Moving away from Sussex, we turned our attention West towards Hampshire, and the charming historic town of Lymington…
Status: New Forest District, Hampshire, Town, England
Eating & Sleeping: N/A
Attractions: St Barbe Museum & Art Gallery, Isle of Wight Ferries, Historic High Street, Cobbled Quayside Shops, Quayside, River Lym, Gold Post Box, Quay Hill, St Thomas the Apostle Church, War Memorial, Bellevue House, The Angel Inn etc
Lymington has an extensive quayside, full of local pleasure boats moored by the floating pontoons. The town lies on the Lym River, which flows out into the Solent just a few miles further downstream. The boats you can see here are just a fraction of the true number, as a large marina and boatyard can be found on the other side of town.
Crossing the river between the East bank at Walhampton, and the West bank for the town centre is a small railway bridge, which effectively cuts off access to the river upstream of Lymington for taller boats. It carries the Lymington Branch Line, which has a station called “Lymington Town” just before it crosses the river, whilst the final stop is “Lymington Pier” on the other side, where you can catch a ferry out to Yarmouth on the Isle of Wight. It is served by two trains a day, which head back towards the South Western Main Line, between London Waterloo and Weymouth in Dorset.
Between the Quayside and the main town centre lies a small warren of historic cobbled streets, which hide a variety of interesting buildings:
Picture 1: At the back of the picture, where it says “Restaurant”, lies the old Quay Stores. They are listed as having an 18th century facade, so the building itself is probably even older. They would probably have been used as warehouses, whilst today the building is now inhabited by a restaurant called “The Elderflower”.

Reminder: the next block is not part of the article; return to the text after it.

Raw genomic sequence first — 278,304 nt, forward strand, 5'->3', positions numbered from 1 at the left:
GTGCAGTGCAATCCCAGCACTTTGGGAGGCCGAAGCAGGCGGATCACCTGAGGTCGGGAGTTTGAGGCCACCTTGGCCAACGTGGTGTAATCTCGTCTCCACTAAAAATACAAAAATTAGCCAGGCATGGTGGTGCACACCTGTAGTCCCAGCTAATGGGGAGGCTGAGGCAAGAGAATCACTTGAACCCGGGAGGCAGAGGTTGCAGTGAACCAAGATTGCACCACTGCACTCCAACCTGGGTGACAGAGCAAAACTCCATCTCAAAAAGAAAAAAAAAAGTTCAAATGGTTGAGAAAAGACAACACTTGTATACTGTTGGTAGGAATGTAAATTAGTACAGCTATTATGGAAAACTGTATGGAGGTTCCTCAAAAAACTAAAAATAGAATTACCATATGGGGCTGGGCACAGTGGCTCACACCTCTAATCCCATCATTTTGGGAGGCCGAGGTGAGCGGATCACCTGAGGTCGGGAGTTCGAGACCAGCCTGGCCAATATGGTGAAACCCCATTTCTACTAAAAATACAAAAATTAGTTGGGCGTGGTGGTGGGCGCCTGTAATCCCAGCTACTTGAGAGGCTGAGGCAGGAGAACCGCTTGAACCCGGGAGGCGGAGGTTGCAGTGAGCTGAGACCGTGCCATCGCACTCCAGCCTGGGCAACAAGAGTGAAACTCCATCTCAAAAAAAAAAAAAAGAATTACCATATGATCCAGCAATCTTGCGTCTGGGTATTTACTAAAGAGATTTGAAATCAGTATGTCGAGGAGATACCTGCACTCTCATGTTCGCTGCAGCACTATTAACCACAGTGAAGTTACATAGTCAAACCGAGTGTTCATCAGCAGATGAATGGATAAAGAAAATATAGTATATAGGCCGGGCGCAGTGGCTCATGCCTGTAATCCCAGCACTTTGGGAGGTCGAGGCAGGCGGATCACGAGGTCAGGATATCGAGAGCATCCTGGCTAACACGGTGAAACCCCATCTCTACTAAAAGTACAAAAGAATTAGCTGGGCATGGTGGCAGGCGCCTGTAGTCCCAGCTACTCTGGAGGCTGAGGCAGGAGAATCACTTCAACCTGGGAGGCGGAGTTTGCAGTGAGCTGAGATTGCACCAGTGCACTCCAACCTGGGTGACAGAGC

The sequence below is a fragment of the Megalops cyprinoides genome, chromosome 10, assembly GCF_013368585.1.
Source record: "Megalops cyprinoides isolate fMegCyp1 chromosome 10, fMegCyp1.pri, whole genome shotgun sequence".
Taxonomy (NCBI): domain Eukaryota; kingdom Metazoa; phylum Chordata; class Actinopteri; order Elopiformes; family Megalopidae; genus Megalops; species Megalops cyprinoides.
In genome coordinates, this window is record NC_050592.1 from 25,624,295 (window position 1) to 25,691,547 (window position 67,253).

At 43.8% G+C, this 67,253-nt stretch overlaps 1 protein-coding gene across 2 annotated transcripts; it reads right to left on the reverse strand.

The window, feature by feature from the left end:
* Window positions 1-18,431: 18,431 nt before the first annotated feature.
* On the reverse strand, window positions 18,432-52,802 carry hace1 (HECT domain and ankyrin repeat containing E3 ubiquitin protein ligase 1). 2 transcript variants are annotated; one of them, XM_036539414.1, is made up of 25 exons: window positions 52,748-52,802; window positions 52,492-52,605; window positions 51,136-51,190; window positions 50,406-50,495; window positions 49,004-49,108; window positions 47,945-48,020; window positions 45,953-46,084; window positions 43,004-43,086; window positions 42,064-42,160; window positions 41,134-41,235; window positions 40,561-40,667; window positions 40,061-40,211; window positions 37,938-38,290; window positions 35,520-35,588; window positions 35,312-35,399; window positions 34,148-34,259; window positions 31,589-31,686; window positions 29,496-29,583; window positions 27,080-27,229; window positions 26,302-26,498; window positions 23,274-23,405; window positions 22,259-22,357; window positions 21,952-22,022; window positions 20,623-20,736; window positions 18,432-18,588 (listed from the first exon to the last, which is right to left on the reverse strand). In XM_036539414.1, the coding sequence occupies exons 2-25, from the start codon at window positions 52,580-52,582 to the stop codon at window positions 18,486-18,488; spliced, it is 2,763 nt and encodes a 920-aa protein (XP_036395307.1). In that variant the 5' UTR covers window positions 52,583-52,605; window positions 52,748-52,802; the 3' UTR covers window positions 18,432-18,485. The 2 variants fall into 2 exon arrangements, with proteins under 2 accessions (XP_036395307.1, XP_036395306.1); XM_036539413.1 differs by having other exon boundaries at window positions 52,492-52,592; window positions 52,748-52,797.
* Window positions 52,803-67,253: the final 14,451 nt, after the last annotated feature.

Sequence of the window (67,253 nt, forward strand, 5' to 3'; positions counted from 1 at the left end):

Picture 2: The building on the far right is the “Old Customs House”, which would have been used to check cargo coming into, and out of Lymington Quay for contraband, as well as to collect taxes and customs duty. It is one of the older buildings on the quay, from the 16th century.
Picture 3: Looking to the left hand side of the picture, there is a charming trio of buildings, made up of Numbers:
6 Quay Hill (Old Men Rule)
5 Quay Hill (Local House)
4 Quay Hill (Sophie’s)
They were all built in the 18th century, and each is individually designed and painted, to create one of Lymingtons most charming streets. Quay Hill itself leads up to meet the High Street, where the rest of the towns most important buildings can be found.
At the lower end of the High Street stands a typical British Police Box, but with one difference. In 2012 it was repainted Gold by Royal Mail, and a plaque was attached to the rear:
“This post box has been painted gold by Royal Mail to celebrate Ben Ainslie, Gold Medal Winner London 2012 Olympic Games. Sailing: Finn – Men’s Heavyweight Dinghy”.
All athletes from the UK who won gold medals at the London 2012 Olympics had a postbox in their hometown painted gold, and Ben’s was here in Lymington.
I could spend hours talking about Lymington High Street, as every building is Listed as being of special historic importance. I have picked out a few in particular that stand out, with the help of the “Lymington Rotary Club” who have put a number of helpful plaques to show the history of different buildings.
I’ll start with the old Catholic Presbytery at the lower, Northern side of the High Street. It is dated as early 18th century, and it looks as though the pavement around it has been raised over the years, as what could have been basement windows are now bricked up.